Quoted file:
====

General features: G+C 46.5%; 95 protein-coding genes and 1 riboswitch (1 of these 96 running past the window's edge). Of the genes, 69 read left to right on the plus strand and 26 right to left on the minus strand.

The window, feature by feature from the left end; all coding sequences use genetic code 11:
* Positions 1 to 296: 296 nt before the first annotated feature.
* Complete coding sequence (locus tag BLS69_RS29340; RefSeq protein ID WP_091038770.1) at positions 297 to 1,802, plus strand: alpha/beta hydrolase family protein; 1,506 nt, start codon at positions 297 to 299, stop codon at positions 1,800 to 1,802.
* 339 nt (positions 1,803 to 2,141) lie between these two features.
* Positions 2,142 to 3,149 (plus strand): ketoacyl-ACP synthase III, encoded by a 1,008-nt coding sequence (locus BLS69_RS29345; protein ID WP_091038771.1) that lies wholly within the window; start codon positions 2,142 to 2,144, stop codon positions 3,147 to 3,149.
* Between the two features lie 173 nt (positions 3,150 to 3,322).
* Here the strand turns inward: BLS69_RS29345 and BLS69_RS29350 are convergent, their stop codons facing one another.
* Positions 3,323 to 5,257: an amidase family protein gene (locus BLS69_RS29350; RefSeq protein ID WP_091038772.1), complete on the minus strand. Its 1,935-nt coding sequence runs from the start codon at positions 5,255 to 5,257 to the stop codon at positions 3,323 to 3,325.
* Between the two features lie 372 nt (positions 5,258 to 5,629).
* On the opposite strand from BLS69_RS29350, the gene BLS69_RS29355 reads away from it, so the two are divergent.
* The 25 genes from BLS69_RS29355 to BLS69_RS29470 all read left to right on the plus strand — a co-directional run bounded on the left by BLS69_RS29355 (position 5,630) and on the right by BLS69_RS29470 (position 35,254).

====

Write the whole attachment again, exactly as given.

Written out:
General features: G+C 46.5%; 95 protein-coding genes and 1 riboswitch (1 of these 96 running past the window's edge). Of the genes, 69 read left to right on the plus strand and 26 right to left on the minus strand.

The window, feature by feature from the left end; all coding sequences use genetic code 11:
* Positions 1 to 296: 296 nt before the first annotated feature.
* Complete coding sequence (locus tag BLS69_RS29340; RefSeq protein ID WP_091038770.1) at positions 297 to 1,802, plus strand: alpha/beta hydrolase family protein; 1,506 nt, start codon at positions 297 to 299, stop codon at positions 1,800 to 1,802.
* 339 nt (positions 1,803 to 2,141) lie between these two features.
* Positions 2,142 to 3,149 (plus strand): ketoacyl-ACP synthase III, encoded by a 1,008-nt coding sequence (locus BLS69_RS29345; protein ID WP_091038771.1) that lies wholly within the window; start codon positions 2,142 to 2,144, stop codon positions 3,147 to 3,149.
* Between the two features lie 173 nt (positions 3,150 to 3,322).
* Here the strand turns inward: BLS69_RS29345 and BLS69_RS29350 are convergent, their stop codons facing one another.
* Positions 3,323 to 5,257: an amidase family protein gene (locus BLS69_RS29350; RefSeq protein ID WP_091038772.1), complete on the minus strand. Its 1,935-nt coding sequence runs from the start codon at positions 5,255 to 5,257 to the stop codon at positions 3,323 to 3,325.
* Between the two features lie 372 nt (positions 5,258 to 5,629).
* On the opposite strand from BLS69_RS29350, the gene BLS69_RS29355 reads away from it, so the two are divergent.
* The 25 genes from BLS69_RS29355 to BLS69_RS29470 all read left to right on the plus strand — a co-directional run bounded on the left by BLS69_RS29355 (position 5,630) and on the right by BLS69_RS29470 (position 35,254).